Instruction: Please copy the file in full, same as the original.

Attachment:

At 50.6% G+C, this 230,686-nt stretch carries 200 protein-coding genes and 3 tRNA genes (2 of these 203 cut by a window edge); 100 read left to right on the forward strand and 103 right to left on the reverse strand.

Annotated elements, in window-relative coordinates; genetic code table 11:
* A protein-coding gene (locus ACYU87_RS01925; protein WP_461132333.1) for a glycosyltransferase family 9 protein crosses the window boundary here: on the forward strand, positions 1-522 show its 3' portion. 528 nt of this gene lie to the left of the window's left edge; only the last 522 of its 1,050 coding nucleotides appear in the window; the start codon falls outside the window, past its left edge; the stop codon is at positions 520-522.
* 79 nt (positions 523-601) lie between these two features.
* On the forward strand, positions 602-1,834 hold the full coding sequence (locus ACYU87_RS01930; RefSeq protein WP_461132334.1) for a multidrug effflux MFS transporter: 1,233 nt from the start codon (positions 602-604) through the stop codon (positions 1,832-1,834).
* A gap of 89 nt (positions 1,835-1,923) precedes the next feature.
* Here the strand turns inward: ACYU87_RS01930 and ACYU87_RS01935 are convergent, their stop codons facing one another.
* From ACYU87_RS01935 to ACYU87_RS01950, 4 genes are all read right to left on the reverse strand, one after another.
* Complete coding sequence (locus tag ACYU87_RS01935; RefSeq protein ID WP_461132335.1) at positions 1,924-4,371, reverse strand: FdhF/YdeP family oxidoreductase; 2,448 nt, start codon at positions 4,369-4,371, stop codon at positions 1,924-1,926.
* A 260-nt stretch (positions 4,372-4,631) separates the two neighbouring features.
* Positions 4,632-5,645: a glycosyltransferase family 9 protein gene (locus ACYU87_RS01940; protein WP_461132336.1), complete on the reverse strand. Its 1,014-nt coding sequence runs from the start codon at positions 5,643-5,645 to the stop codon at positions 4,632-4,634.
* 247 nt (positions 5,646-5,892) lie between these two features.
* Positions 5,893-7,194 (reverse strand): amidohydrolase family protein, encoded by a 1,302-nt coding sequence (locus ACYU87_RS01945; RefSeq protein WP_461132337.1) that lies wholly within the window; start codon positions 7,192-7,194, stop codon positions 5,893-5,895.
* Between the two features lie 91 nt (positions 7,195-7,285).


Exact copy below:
At 50.6% G+C, this 230,686-nt stretch carries 200 protein-coding genes and 3 tRNA genes (2 of these 203 cut by a window edge); 100 read left to right on the forward strand and 103 right to left on the reverse strand.

Annotated elements, in window-relative coordinates; genetic code table 11:
* A protein-coding gene (locus ACYU87_RS01925; protein WP_461132333.1) for a glycosyltransferase family 9 protein crosses the window boundary here: on the forward strand, positions 1-522 show its 3' portion. 528 nt of this gene lie to the left of the window's left edge; only the last 522 of its 1,050 coding nucleotides appear in the window; the start codon falls outside the window, past its left edge; the stop codon is at positions 520-522.
* 79 nt (positions 523-601) lie between these two features.
* On the forward strand, positions 602-1,834 hold the full coding sequence (locus ACYU87_RS01930; RefSeq protein WP_461132334.1) for a multidrug effflux MFS transporter: 1,233 nt from the start codon (positions 602-604) through the stop codon (positions 1,832-1,834).
* A gap of 89 nt (positions 1,835-1,923) precedes the next feature.
* Here the strand turns inward: ACYU87_RS01930 and ACYU87_RS01935 are convergent, their stop codons facing one another.
* From ACYU87_RS01935 to ACYU87_RS01950, 4 genes are all read right to left on the reverse strand, one after another.
* Complete coding sequence (locus tag ACYU87_RS01935; RefSeq protein ID WP_461132335.1) at positions 1,924-4,371, reverse strand: FdhF/YdeP family oxidoreductase; 2,448 nt, start codon at positions 4,369-4,371, stop codon at positions 1,924-1,926.
* A 260-nt stretch (positions 4,372-4,631) separates the two neighbouring features.
* Positions 4,632-5,645: a glycosyltransferase family 9 protein gene (locus ACYU87_RS01940; protein WP_461132336.1), complete on the reverse strand. Its 1,014-nt coding sequence runs from the start codon at positions 5,643-5,645 to the stop codon at positions 4,632-4,634.
* 247 nt (positions 5,646-5,892) lie between these two features.
* Positions 5,893-7,194 (reverse strand): amidohydrolase family protein, encoded by a 1,302-nt coding sequence (locus ACYU87_RS01945; RefSeq protein WP_461132337.1) that lies wholly within the window; start codon positions 7,192-7,194, stop codon positions 5,893-5,895.
* Between the two features lie 91 nt (positions 7,195-7,285).